The basic idea is that you (the radio listener) confirm by mail that you have distantly received a radio station (usually shortwave and AM) . They would send you a verified reception stamp/letter/card etc. This was really, really cool. It fell out of favor because people who thought it was really really cool were not cool at all. [Ex people like me]
The process was very simple. An number of copmpanies made these for example: For only $1.75, the Ekko Company offered an album to collector sof new verified reception stamps. The album contains pages preprinted with an outline of each of the current available and a listing of broadcast station call letters with wavelengths. The inside cover had a nice little showing the locations of these stations. Spaces were left for new stations and your own notes. It was a few years before QSL cards and it's popularity may have been what probably led to QSL cards. Note: some hams still issue QSL cards today.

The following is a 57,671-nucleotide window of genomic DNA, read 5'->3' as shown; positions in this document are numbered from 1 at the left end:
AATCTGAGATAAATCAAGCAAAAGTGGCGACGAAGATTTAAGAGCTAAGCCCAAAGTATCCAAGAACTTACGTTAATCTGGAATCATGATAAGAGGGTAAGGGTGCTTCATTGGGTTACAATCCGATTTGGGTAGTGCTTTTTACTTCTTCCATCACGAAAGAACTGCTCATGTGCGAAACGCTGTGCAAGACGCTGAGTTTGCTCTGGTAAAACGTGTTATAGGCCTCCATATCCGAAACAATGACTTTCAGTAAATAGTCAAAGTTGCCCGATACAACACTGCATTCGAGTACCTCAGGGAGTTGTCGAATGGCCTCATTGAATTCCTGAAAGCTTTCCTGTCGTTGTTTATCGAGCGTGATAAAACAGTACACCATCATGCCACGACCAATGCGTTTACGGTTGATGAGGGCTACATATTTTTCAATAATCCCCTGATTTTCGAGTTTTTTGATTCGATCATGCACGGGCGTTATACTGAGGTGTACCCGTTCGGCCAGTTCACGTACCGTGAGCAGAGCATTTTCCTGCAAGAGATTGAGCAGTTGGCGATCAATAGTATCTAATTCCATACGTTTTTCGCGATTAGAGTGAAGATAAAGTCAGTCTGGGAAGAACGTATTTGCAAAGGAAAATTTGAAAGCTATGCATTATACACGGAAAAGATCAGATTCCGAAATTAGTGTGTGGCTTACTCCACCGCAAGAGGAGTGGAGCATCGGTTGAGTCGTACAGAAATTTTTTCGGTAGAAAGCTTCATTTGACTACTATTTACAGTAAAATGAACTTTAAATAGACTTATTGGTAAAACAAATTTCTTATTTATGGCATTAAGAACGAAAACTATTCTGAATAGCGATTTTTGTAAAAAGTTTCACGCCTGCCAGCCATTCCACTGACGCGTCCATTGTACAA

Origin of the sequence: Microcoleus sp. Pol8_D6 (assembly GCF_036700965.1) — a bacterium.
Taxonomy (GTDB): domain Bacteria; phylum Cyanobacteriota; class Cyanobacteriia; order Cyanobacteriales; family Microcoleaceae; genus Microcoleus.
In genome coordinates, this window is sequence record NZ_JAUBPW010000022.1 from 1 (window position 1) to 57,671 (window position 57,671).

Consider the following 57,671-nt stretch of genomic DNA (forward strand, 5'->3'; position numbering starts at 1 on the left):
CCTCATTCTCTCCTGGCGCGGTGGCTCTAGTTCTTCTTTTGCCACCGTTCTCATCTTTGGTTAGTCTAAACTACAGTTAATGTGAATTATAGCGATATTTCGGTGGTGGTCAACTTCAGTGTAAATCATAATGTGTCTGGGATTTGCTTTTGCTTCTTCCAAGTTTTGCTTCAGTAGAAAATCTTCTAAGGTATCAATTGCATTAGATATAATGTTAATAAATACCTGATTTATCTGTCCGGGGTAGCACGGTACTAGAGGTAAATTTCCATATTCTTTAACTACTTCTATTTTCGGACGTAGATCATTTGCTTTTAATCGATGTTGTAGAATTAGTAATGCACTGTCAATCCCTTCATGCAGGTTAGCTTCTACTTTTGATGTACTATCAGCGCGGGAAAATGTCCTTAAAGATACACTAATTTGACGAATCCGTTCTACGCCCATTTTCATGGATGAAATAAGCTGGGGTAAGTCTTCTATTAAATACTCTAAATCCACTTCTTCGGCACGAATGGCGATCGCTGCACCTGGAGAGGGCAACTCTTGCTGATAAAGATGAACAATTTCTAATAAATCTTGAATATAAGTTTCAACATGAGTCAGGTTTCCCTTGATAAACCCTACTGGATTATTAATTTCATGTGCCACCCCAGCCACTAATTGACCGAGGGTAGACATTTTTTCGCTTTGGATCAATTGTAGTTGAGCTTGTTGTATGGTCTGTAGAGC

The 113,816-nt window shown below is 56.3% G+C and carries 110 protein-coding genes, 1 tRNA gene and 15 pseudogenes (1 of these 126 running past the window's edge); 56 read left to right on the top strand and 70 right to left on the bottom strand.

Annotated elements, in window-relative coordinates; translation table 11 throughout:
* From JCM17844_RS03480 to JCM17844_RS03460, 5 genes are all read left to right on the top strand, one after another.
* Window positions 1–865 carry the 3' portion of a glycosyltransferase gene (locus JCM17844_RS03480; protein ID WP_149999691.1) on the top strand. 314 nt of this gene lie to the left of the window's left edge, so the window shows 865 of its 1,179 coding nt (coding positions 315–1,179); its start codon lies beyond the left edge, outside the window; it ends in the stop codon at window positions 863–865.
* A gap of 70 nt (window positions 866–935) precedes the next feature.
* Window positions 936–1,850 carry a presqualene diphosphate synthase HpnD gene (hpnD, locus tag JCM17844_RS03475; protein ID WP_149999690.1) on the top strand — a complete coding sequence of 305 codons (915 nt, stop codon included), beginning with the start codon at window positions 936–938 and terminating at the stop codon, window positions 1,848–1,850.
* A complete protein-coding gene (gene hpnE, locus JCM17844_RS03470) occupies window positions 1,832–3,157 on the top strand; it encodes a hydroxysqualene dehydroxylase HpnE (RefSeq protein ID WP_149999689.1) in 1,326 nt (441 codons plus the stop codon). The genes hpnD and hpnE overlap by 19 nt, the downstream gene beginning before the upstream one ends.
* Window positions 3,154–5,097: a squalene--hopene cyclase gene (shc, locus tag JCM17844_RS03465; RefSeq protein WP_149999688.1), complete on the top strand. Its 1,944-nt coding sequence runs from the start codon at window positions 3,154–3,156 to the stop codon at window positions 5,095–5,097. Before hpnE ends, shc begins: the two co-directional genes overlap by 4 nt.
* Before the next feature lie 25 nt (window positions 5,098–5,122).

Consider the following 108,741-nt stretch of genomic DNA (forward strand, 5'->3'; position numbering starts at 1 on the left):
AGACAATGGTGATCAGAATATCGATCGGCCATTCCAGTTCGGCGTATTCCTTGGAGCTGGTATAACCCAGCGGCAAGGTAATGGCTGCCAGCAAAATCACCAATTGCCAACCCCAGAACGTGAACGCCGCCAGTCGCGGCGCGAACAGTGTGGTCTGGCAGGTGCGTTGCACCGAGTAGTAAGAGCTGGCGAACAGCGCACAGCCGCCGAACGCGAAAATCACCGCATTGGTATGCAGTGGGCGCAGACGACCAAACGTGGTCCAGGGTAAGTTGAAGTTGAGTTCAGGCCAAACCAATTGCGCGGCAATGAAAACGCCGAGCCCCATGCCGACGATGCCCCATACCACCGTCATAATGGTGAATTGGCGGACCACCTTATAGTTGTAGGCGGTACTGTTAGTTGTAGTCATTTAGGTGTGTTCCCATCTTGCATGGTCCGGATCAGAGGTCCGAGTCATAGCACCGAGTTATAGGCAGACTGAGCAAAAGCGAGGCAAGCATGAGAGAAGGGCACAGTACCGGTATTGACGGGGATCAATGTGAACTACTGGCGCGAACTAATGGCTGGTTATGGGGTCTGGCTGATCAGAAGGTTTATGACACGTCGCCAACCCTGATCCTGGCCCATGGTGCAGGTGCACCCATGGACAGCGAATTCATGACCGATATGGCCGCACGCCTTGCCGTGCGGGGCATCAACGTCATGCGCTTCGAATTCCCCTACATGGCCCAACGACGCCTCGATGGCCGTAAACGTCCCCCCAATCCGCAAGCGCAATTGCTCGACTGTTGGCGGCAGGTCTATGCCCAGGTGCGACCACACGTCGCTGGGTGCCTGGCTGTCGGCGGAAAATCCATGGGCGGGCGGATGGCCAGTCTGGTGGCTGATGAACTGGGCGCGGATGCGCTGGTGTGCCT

Interest in the hobby became so widespread that the February 1925 issue of Radio News featured the Ekko stamps on its cover.
I think Ekko was the first to offer the binder/stamp concept but the verified reception stamp fad was so popular that it prompted other companies to issue their own stamps or seals. Of course these did not fit into the Ekko binder. You had to buy their binder. Much like the uncompatible software problems of today, consumer confusion was an immediate problem.
Incredible set of pictures here:
and KLX here: http://community-2.webtv.net/N0NNK/KLZ560/